Jun 022014

Pixar announced last week that it will be releasing a free, noncommercial version of its Renderman package. All of the many elements that make up Renderman will be made available to download as part of Pixar and Disney’s initiative to set Renderman up as the 3D imaging industry standard.

Renderman comprises a large batch of software and an API, and it works with Autodesk products like Maya to expand on tools for modeling, lighting, texturing, shading, VFX, and animation. Renderman also includes tools for setting up a render farm across multiple computers and servers.

via Pixar will soon release a free version of Renderman | Ars Technica.





May 292013


I’ve been hearing for years that designers need to learn to code. At first I thought I’d just end up doing two jobs instead of one. But the better I get at coding, the more I understand how connected they are. As a designer in the digital spectrum, you realize that your very work–your material, which exists in the world–is code. How can you design something if you don’t know how it works? So, designers, step into the ring.


I want you to download Processing. It’s a language built on Java and it focuses on images and animation. It’s good for designers because it gives you solid visual feedback about what your code is doing. After you download Processing, I want you to watch the video below. It’s a Processing sketch (a sketch is what the programs are called in Processing), and this is your first gentle punch. The video is about ten minutes long and shows a few simple examples of how to use numbers in different ways in order to make simple shapes on the canvas. Try to follow along with me and type everything out as I do, because I think it’ll help you learn.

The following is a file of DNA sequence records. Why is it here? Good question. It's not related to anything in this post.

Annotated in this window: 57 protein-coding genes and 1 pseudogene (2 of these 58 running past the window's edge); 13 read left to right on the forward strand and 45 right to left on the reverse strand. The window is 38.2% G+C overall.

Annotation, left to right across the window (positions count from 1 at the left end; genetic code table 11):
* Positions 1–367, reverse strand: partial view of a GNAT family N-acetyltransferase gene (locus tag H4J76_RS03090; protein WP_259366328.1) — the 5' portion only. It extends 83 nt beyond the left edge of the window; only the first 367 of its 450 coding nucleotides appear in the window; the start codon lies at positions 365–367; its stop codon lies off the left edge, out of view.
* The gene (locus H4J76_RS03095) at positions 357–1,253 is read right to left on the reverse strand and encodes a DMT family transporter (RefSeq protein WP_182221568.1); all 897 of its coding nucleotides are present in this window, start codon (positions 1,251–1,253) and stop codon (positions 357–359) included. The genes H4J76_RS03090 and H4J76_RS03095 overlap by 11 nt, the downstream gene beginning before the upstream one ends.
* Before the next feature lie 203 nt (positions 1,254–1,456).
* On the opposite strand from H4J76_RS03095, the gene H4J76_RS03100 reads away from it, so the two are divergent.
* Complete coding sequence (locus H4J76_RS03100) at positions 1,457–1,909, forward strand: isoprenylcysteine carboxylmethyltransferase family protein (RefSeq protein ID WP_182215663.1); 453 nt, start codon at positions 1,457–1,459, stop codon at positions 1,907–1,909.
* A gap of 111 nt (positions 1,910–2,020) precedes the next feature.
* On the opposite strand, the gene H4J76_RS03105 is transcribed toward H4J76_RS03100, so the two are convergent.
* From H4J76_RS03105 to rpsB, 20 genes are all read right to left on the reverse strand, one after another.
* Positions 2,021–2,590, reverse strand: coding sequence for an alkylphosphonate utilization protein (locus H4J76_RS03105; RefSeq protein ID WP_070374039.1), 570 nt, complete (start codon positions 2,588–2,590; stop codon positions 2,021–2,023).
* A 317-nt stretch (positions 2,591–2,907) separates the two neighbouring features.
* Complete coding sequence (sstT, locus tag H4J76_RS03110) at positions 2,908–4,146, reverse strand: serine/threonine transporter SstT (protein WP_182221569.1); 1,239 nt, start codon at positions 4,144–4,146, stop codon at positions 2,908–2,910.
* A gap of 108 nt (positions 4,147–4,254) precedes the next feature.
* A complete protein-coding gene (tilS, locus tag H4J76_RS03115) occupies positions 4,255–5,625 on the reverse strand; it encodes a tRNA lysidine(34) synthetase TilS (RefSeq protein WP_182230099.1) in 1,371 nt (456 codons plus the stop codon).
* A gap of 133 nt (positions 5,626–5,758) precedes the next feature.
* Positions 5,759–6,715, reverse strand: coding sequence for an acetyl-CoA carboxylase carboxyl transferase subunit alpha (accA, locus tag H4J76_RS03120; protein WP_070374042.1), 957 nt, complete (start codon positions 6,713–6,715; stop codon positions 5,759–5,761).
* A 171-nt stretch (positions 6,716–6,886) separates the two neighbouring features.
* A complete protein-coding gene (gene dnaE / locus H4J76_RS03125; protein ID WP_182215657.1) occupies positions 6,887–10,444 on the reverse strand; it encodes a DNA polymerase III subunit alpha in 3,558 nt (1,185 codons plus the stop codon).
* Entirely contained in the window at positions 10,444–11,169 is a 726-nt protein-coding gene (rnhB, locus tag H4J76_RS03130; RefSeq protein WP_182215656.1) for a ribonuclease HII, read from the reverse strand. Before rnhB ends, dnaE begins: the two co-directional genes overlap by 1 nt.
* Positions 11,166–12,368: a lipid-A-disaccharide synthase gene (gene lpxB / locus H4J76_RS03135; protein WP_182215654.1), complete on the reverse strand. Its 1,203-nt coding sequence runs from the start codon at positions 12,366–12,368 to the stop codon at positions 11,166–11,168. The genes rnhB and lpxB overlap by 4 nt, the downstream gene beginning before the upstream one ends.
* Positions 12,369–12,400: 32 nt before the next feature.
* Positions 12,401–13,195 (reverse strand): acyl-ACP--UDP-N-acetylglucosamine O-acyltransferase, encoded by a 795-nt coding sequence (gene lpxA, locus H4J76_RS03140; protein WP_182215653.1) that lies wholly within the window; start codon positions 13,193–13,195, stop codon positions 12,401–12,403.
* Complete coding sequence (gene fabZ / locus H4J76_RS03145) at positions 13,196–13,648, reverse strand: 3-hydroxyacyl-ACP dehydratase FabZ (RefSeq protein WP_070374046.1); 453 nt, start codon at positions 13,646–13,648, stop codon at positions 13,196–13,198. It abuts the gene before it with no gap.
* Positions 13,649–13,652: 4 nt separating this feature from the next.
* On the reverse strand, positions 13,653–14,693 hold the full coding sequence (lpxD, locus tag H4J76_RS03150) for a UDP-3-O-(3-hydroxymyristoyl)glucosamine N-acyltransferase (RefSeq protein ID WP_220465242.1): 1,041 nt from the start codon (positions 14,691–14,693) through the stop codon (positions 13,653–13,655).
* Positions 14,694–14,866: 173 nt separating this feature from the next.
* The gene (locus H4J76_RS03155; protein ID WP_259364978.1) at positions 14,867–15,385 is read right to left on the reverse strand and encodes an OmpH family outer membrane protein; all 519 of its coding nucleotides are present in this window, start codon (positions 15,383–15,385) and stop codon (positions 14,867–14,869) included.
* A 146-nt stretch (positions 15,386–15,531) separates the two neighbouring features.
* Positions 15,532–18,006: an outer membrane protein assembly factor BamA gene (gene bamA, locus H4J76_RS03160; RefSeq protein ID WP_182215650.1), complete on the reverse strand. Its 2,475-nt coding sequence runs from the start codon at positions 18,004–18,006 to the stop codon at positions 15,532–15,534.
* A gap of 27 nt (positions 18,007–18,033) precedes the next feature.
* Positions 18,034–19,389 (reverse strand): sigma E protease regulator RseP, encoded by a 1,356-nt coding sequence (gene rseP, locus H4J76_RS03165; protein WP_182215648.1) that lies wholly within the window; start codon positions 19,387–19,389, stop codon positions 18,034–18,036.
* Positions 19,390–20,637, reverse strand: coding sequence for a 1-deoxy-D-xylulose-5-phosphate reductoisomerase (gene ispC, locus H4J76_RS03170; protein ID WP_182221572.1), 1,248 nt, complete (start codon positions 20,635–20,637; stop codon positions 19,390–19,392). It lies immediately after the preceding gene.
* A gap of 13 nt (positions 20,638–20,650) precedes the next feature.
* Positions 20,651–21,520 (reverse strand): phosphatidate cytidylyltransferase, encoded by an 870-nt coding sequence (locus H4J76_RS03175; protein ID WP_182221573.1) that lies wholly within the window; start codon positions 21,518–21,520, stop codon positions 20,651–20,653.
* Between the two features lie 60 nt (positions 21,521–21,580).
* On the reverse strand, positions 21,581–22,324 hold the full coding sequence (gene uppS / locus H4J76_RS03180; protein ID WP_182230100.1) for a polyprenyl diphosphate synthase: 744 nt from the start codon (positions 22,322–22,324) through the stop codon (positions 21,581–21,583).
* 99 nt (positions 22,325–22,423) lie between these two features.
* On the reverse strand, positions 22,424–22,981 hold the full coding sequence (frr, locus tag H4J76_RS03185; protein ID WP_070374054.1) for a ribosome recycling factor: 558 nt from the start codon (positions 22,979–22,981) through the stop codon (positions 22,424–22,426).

MORE:   Designers: Learn To Code! Here’s How To Start | Co.Design: business + innovation + design.




May 202013

Having to manually apply the same features to near-identical elements can get tiresome. Fortunately, Dmitry Tsozik has a great trick for generating variants of an object or icon

This article first appeared in issue 234 of .net magazine – the world’s best-selling magazine for web designers and developers.

Have you ever thought how awesome it would be to remove all repetitive routines from your daily design work? Or how to get build some kind of graphic assets library in Photoshop – similar to Flash, Illustrator, After Effects and other Adobe apps? And wouldn’t it be great to have a couple more hours a day to add final touches to your designs?

In this tutorial, we’ll attempt to address all three questions, exploring a cool trick that enables you to work on any number of variations of an image at once. This workflow is extremely useful for games assets, and for GUI designers creating icons. It enables you to work on one object, save it, and let Photoshop distribute all the changes you’ve made to any number of variant copies.